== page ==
The 2nd International Conference on Diaspora Tourism opens in Split on May 17, 2019. In the build-up to the conference, TCN meets some of the returning diaspora who have made a success of life in Croatia. Next up, Tanja J. Polegubic.
1. Born in Australia, returned to Croatia, something that many diaspora dream of doing. Tell us briefly about your journey.
I’ve now got an office with a balcony overlooking Split Riva and Harbour – which is surprising, as I never expected to be living here. I was always adamant Croatia would only ever be a holiday destination. The ability to work remotely and Croatia’s accession into the EU changed things.
I made my decision in 2015, but due to my father’s illness and ultimate passing, stayed in Canberra. I came in 2017, and packed my job in my suitcase, so it was “low risk” being here, having a job from outside. I still travelled to Australia, Asia and the Pacific for work in this period, all the time knowing I wanted to transition into life and business here, so I soon started Saltwater, my coworking space and first-ever business.
Saltwater started as a ‘side hustle’ to test and build the concept, which is a space to work, run business networking events and workshops. We’ve since had over 300 people pass through our doors – and more recently, were chosen to join the Split Croatian Chamber of Economy’s (HGK) incubator program for women entrepreneurs. This means we continue a slightly modified business as usual – while delivering projects I want to work on locally and in the Mediterranean.
We are soon delivering an EU Smart-Ag project. I also just returned from representing Croatia at a EUSAIR forum, for creative women-led businesses and the economic growth strategy for the Adriatic and Ionian region. There’s plenty of opportunities for Saltwater and our members, especially women, now we have the support of the HGK.
2. Looking back, what were your hopes, expectations, and fears about moving to Croatia?
To make it work here! To be collaborating with other forward-thinkers – people who also see the potential markets and opportunities here, and this has proved true.
No fear. As I mentioned, it was fairly low-risk for me, as my working arrangement enabled me to be here. Also, I have been coming here since childhood, so the ‘terrain’ and even mindset were familiar.
Admittedly, the first 2 years were tricky, with personal grief, greedy landlords, and my lifelong support network very far away. With the support of some incredible people I’ve met here, meditation, introspection – and being accepted into the HGK incubator, I’ve entered the 3rd year with a positive outlook and things have been going remarkably well.
I can at last say “I love it here” and more importantly, I’ve got this!
3. How supportive was your Croatian community back home at the time?
I would say secretly concerned, but certainly encouraging. It’s only a plane ticket back at the end of the day, isn’t it? Still, everyone’s heard horror stories. I had heard great things about the scene in Split, and undertook quite a bit of research and contacted people in advance. I also made a brief visit to Split in 2016, as I had only ever been here 1 night prior to picking it as a new home.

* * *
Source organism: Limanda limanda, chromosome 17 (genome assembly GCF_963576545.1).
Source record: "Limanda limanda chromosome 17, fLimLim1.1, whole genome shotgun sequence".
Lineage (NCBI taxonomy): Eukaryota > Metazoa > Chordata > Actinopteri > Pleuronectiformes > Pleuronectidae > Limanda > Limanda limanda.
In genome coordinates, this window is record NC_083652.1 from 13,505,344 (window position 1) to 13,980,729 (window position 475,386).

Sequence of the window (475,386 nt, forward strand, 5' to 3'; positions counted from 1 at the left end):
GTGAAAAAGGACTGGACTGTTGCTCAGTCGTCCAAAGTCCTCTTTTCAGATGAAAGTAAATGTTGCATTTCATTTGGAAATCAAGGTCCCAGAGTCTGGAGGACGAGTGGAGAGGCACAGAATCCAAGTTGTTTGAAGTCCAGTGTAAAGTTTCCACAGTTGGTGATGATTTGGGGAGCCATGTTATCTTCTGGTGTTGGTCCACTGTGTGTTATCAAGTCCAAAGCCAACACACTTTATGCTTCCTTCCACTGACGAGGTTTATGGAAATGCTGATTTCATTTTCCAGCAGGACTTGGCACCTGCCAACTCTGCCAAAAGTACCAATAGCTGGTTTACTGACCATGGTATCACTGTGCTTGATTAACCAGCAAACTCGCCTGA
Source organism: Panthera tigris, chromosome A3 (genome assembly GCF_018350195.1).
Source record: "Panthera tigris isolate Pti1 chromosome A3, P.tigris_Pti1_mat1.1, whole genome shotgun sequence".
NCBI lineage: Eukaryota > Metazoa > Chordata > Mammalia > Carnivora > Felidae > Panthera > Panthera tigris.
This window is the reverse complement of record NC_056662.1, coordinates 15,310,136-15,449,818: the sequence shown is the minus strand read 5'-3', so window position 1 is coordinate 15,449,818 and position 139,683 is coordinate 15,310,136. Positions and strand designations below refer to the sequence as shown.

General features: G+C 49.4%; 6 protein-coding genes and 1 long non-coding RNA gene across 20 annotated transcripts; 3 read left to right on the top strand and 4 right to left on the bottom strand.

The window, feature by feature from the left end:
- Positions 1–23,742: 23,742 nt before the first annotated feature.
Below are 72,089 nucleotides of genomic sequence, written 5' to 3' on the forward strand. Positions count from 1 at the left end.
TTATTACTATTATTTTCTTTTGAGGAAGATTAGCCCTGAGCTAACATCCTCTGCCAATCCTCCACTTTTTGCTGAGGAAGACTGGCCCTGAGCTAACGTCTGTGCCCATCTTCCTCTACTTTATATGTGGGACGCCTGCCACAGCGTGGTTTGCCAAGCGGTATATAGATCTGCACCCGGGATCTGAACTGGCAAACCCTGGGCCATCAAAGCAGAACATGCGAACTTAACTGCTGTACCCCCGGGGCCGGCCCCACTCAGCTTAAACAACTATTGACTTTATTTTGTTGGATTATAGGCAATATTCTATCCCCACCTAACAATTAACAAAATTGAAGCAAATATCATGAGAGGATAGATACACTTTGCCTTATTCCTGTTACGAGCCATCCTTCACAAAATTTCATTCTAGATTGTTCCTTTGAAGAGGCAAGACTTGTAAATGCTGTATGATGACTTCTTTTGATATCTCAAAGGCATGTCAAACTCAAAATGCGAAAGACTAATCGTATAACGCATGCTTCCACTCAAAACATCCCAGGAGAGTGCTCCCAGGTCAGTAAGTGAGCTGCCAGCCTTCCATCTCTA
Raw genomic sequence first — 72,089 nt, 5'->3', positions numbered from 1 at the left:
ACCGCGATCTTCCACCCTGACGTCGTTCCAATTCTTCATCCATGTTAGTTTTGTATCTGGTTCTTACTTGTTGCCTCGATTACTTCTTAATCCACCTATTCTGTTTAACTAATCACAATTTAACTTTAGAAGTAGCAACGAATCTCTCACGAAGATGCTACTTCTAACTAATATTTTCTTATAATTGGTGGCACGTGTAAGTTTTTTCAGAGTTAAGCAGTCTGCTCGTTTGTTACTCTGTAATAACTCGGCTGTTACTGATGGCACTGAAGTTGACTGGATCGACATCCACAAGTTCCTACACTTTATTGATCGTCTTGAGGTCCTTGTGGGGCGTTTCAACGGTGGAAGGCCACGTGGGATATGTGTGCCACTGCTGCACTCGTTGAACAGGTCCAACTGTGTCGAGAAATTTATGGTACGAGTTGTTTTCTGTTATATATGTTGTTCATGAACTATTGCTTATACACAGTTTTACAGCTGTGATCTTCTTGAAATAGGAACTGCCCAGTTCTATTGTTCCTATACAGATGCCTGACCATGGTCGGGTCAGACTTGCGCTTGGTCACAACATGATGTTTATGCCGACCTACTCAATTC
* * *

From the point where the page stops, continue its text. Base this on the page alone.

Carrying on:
Like many Australian-born Croatians, and I imagine other diaspora around the world, my family upbringing was one of pride for this faraway homeland. Almost every other living relative I had was here. We did things differently to most other kids – language school, food, soccer, folk dancing, church. I apparently only spoke Croatian — and fluently, until age 4. There was a certain mythology to this place and you were born into this struggle among a community who celebrated- and fought to assert, their identity. Being here now is like the sweet reward to a struggle you’ve participated in your entire life. I think that’s what people see when someone takes the leap to come here, so it is often supported, and lived through vicariously – not everyone can come here, for a number of reasons.
As a longtime traveller, I just view it like jetting off to live as an expat anywhere in the world – you can stay for a few years, or a few decades. Life can take you anywhere, so there really should be no fear, possibly it’s the pressure of ‘making it’ as there’s such an emotional connection when it comes to the ancestral ties here. I think the situation is different if you go to Singapore and return, compared to returning from say Split. It’s also part of the European Union, meaning your market is 500 million, not just 4 million. If you look at things this way, this is a perfect EU base if you can overcome the usual snags.
4. What were the main differences in what you expected to find in Croatia and the reality of living in Croatia?
The pace and living seasonally, i.e. in a tourist town. I had this romantic notion about living in the Med, and the frustrations of things being slow kicked in, but have passed. Even today, if I’m walking “too fast” for the locals I get a soft reminder to go “pomalo”. Which is great. It’s a reminder to be more present; poised. Coming from Canberra, I also didn’t realise what living in a tourist town would be like! It must seem to some we’re on a perpetual holiday, but there’s a cadence to the year, which is actually a beautiful thing if you embrace it. Even though the crowds, workers and temperatures reach boiling point by the end of Summer, living according to the seasons feels like you’re living a life much more in tune with nature – for me at least.